• Video conferencing: Whether you have remote workers or let employees work from home on occasion, visual communication allows them to thrive. Accommodate their communicative and collaborative needs by communicating through video rather than email or messaging.
  • Phone: Calling someone is a traditional communication method, but it still has a place in many business settings. It can speed up communication by eliminating waits for return emails or texts, and it lets you complete a back-and-forth conversation in a short time frame. 
  • Email: Emailing is also a fast communication tool, and it works well to disperse information to a large number of people at once. Establish what can and can’t be put in email messages. For example, confidential information shouldn’t be sent via email because of the risk of hacking.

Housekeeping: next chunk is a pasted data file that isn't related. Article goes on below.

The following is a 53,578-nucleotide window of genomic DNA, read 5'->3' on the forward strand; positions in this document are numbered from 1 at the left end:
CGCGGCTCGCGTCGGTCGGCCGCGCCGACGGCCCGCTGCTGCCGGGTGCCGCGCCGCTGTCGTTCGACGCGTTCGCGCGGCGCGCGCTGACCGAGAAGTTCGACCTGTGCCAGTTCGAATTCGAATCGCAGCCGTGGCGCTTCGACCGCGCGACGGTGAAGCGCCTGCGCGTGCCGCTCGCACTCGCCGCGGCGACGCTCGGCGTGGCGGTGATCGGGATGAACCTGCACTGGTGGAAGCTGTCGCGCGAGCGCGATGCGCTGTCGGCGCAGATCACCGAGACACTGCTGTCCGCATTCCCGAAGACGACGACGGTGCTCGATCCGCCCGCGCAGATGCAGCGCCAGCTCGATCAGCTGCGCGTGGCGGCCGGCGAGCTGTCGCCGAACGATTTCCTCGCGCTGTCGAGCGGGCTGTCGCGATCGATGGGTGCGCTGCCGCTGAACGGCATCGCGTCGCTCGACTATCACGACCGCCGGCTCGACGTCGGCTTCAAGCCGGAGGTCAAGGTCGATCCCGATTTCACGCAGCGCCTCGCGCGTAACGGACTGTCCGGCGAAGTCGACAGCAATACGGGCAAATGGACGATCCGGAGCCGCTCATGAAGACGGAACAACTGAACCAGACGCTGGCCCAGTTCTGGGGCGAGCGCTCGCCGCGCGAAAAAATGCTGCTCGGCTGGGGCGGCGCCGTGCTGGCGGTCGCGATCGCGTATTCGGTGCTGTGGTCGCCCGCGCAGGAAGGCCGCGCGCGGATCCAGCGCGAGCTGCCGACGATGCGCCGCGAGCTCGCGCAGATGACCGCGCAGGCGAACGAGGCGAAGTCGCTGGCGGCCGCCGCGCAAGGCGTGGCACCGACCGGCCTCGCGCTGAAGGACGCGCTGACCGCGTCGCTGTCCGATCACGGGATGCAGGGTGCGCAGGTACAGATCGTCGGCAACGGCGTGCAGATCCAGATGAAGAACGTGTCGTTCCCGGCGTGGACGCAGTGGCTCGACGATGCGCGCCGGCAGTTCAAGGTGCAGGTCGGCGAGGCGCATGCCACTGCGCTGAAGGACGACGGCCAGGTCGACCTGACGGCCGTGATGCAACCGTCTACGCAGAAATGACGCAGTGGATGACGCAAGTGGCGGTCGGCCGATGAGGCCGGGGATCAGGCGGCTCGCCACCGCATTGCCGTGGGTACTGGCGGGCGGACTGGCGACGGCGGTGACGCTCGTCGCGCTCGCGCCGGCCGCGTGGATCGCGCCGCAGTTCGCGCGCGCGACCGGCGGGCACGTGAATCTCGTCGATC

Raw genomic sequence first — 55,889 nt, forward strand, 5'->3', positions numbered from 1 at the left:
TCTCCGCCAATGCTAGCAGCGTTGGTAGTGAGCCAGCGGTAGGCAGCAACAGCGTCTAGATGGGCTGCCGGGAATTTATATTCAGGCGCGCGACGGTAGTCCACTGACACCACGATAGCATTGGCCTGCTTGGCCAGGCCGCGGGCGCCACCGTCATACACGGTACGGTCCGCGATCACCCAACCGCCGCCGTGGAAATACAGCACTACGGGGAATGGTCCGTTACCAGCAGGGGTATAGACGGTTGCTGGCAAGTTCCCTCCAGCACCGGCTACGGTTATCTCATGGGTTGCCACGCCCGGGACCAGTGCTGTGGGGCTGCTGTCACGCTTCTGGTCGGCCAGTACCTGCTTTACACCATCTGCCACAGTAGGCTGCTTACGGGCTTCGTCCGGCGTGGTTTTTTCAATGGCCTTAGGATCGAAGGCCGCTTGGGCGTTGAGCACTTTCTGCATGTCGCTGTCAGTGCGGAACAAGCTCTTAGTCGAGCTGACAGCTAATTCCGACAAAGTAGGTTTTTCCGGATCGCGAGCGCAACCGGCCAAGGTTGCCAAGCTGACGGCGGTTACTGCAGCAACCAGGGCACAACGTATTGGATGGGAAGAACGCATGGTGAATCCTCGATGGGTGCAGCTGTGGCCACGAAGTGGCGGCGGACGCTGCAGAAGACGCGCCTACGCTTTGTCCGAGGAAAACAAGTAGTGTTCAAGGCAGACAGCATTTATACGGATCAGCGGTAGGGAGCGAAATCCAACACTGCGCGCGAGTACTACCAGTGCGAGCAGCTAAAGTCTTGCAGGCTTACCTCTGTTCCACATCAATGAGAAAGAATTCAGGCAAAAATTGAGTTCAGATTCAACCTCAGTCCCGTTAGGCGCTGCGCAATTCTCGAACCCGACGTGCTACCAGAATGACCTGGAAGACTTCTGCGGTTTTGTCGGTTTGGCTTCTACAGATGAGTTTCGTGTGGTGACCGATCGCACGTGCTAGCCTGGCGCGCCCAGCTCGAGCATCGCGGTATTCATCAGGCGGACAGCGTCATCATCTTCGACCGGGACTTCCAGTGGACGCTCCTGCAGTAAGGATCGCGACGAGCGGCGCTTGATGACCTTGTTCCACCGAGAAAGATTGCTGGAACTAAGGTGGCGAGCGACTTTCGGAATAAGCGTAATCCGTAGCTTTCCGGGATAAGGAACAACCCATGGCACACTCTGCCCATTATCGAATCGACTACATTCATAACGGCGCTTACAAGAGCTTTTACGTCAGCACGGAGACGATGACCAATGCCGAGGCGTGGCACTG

4. Establish messaging guidelines

One benefit of having written communication strategies is that it allows for consistent messaging. Internally, this helps employees know what to expect. Externally, it helps build your brand image. Examples of messaging guidelines include:


  • Set expectations for tone and professionalism in communications.
  • Establish layout guidelines when applicable.
  • Address timing, including how frequently certain types of communication should happen.
  • Identify what types of communication are helpful and which types should be avoided.
  • Detail other restrictions or best practices for communications.

How to improve organizational communication